When MATCH moves in, other groups move out

PARKSIDE—MATCH Charter Public School’s upcoming move into 215 Forest Hills St. was met with general neighborhood approval at a June 27 meeting at the property, which MATCH recently agreed to buy.

But the MATCH move also means that next year, two schools and two nonprofit organizations will be booted from the site and looking for new homes.

They include Parkside Christian Academy, the Generation Excel Youth Program and the well-known Boston TenPoint Coalition (BTPC) ministers’ group.

Also on the move will be the new MATCH Community Day elementary school that MATCH will operate at 215 Forest Hills just for the 2011-12 school year. MATCH’s middle school will become the site’s permanent resident.

All of that home-hunting could impact the future of the Boston Public School’s recent shuttered Agassiz Elementary School on Child Street.

“If it’s out for proposals, we’ll look at it” as a possible MATCH Community Day permanent home, MATCH Executive Director Alan Safran told the Gazette about the Agassiz School.

Also up in the air is the future of MATCH Middle School’s current home at the Bethel African Methodist Episcopal Church campus at Walk Hill and Wachusett streets in Forest Hills. Bethel AME is considering a “strategic plan” for its campus buildings, church chief executive officer Ken Grooms told the Gazette.

The school move involves complicated site-trading between MATCH and Bethel AME. The two organizations are separate but friendly, with Bethel AME’s Rev. Ray Hammond sitting on Allston-based MATCH’s board of directors.

Bethel AME owns both its Walk Hill campus and 215 Forest Hills, which used to be its church headquarters.

MATCH Middle School opened in an old school building on the Walk Hill campus in 2008. Bethel AME is now selling 215 Forest Hills to MATCH because the expanding school needs more space.          MATCH will first use the property to start its elementary school, operated jointly with Lawrence’s Community Day Charter Public School. In 2012, the Middle School will move in. The elementary school then will search for a new home—likely in multiple buildings due to plans to expand to 700 students within eight years, Safran said. That expansion will not necessarily be in JP.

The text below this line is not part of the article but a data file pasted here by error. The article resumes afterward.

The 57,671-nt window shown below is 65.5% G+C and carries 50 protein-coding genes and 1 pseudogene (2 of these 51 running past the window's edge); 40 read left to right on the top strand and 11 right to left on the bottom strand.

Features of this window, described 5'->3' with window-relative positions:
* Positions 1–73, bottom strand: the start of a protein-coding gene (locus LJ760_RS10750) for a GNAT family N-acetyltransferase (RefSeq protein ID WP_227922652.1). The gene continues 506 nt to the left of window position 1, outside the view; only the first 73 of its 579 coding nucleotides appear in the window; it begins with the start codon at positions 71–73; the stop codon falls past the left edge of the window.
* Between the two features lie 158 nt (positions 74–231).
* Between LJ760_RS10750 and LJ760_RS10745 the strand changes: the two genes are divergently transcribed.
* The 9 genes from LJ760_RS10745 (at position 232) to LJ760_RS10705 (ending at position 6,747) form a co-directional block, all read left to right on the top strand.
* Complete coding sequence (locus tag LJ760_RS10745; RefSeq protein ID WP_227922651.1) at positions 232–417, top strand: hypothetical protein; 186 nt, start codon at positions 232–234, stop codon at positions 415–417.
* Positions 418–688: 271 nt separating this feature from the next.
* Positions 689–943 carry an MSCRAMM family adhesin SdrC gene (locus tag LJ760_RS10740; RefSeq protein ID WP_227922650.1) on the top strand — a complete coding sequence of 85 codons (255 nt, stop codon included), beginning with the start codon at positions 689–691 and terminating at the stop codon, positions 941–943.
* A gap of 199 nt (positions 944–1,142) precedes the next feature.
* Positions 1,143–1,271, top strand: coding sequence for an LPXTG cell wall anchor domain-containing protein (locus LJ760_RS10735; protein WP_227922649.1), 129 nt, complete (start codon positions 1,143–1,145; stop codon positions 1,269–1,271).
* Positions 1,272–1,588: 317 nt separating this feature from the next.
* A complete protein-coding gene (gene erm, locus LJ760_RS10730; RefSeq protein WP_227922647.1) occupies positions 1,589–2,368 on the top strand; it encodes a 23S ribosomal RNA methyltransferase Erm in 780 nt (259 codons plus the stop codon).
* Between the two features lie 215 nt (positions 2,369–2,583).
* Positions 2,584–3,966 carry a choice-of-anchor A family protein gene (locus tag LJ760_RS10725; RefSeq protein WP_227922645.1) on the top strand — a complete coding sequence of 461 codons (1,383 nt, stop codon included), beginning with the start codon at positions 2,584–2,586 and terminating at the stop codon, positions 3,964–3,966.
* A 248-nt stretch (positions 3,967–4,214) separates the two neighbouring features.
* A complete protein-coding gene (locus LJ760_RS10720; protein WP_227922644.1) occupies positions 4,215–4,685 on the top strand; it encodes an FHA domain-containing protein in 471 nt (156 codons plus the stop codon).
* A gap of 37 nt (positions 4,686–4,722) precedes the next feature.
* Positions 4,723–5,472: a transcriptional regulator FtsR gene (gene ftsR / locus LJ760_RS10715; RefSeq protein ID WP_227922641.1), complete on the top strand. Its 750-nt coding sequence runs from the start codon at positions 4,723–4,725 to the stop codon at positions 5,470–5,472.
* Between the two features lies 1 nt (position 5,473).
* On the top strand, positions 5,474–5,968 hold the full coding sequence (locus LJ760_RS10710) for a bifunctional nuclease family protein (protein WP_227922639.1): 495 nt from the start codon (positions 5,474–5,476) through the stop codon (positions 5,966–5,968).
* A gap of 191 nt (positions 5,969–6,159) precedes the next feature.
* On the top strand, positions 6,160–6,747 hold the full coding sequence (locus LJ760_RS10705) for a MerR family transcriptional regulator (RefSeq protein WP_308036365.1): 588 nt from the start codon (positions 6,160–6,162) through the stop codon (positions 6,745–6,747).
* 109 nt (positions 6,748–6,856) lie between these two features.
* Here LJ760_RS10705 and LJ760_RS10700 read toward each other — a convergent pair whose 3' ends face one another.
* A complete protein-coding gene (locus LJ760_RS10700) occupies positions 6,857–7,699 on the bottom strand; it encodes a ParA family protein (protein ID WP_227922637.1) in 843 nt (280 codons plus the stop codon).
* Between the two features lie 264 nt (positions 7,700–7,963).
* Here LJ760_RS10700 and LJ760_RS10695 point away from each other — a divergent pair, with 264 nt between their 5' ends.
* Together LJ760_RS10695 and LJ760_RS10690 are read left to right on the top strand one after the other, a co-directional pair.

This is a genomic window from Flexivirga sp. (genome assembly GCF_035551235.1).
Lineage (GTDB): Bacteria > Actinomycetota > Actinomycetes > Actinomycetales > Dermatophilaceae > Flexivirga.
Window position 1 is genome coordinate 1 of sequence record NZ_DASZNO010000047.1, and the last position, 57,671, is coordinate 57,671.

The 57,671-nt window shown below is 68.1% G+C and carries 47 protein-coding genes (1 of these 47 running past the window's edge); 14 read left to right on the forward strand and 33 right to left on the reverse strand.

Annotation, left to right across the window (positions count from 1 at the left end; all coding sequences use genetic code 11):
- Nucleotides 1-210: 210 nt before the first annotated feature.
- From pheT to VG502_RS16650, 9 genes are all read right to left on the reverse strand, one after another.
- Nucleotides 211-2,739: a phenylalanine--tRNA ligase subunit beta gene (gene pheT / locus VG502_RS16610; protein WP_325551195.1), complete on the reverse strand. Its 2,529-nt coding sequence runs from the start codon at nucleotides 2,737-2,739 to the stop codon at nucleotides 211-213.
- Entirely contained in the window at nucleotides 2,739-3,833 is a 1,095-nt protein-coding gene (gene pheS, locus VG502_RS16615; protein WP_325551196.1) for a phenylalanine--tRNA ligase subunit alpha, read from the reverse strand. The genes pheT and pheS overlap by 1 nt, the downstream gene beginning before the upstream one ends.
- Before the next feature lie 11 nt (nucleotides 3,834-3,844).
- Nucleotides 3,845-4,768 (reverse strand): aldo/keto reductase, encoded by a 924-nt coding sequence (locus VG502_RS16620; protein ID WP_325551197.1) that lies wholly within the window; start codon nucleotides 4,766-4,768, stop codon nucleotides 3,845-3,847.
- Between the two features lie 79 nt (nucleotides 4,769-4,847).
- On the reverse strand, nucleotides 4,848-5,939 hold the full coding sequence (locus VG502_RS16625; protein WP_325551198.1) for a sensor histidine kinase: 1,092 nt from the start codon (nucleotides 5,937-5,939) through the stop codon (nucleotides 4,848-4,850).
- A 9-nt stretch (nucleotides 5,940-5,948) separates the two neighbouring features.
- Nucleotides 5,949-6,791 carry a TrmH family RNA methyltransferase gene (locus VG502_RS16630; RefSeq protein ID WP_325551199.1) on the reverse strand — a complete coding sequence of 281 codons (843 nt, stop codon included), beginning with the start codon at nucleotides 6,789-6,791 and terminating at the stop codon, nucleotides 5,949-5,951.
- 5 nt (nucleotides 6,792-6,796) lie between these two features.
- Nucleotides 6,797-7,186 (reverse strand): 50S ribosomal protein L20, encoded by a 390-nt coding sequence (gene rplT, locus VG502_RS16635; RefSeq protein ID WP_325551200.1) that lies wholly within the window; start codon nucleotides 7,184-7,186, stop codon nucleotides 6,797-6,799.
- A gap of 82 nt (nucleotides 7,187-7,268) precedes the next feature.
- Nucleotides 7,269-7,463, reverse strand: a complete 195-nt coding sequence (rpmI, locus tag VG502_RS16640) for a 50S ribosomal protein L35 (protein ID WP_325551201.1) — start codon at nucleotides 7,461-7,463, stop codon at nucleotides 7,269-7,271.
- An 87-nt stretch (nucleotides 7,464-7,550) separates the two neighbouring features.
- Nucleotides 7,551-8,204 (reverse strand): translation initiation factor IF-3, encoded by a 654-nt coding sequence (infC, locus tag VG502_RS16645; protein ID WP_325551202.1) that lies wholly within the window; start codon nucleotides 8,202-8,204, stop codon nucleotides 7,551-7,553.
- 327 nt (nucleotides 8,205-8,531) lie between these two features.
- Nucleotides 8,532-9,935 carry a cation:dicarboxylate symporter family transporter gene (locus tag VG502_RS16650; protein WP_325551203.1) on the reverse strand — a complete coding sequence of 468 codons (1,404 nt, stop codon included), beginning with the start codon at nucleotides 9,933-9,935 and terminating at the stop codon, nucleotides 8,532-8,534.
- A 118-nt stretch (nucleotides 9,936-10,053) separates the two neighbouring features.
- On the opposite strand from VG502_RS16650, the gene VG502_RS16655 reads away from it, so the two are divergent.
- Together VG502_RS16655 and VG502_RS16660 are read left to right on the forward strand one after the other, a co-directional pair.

It is possible that MATCH would return to the school on the Walk Hill campus, but “only as a fallback,” said Safran. MATCH would prefer a larger, permanent home for its elementary school, he said.

The independent Parkside Christian Academy has been at 215 Forest Hills since 1976. It will operate in shared space with MATCH Community Day for a year, but must leave in 2012 as its lease will not be renewed. That decision was not Parkside’s, according to school head Rev. Dr. Michael Dixon.

“This year, Bethel felt they had to sell the building…[U]nfortunately, we were not in a position to buy it,” Dixon said in an email to the Gazette.

“Although we are sad about the prospect of leaving the location that we have called home, the school is not the building,” said Dixon. “We would love to stay in the Jamaica Plain community and have been researching buildings in JP and the Boston area that may be a good next location for the school.”

Bethel AME operates the Generational Excel program and is closely involved with BTPC. Grooms said that BTPC is already looking for a new home, and that Bethel AME is “not sure of the long-term plans” for Generation Excel.

MATCH’s permanent move into 215 Forest Hills will involve no new construction, only interior renovations, according to school officials at the June 27 meeting, held at the site. Curb cuts and a driveway on the site will be widened to allow school buses. There are no plans to cut down any trees.

Most of that work would happen next summer and likely will need city design approval, according to MATCH’s attorney, Dennis Quilty. That is because the property falls under special zoning districts for the Williams Street area and for Franklin Park, which is right across the street. The move may also require a zoning variance for extension of a non-conforming use, according to Quilty. That means that schools are not allowed under the existing zoning code.

About 10 residents at the meeting expressed concerns about potential traffic back-ups and about youths tossing debris into yards from a cliff behind the school. Safran said MATCH would address both of those issues.

Joe Finnegan, a neighbor of MATCH’s current home at the Walk Hill campus, took part in the school’s meeting presentation as a reportedly unpaid advocate. He praised MATCH students and staff as highly disciplined, including in traffic management. He said he was “heartbroken” to learn that MATCH is leaving the Walk Hill campus.

MATCH schools have large staffs. The Middle School eventually will have about 95 staff members, Safran said. But most of them use public transportation, he added. He said he expects the elementary school staff to have about 10 to 15 cars on site, and the Middle School to have 20 to 30.

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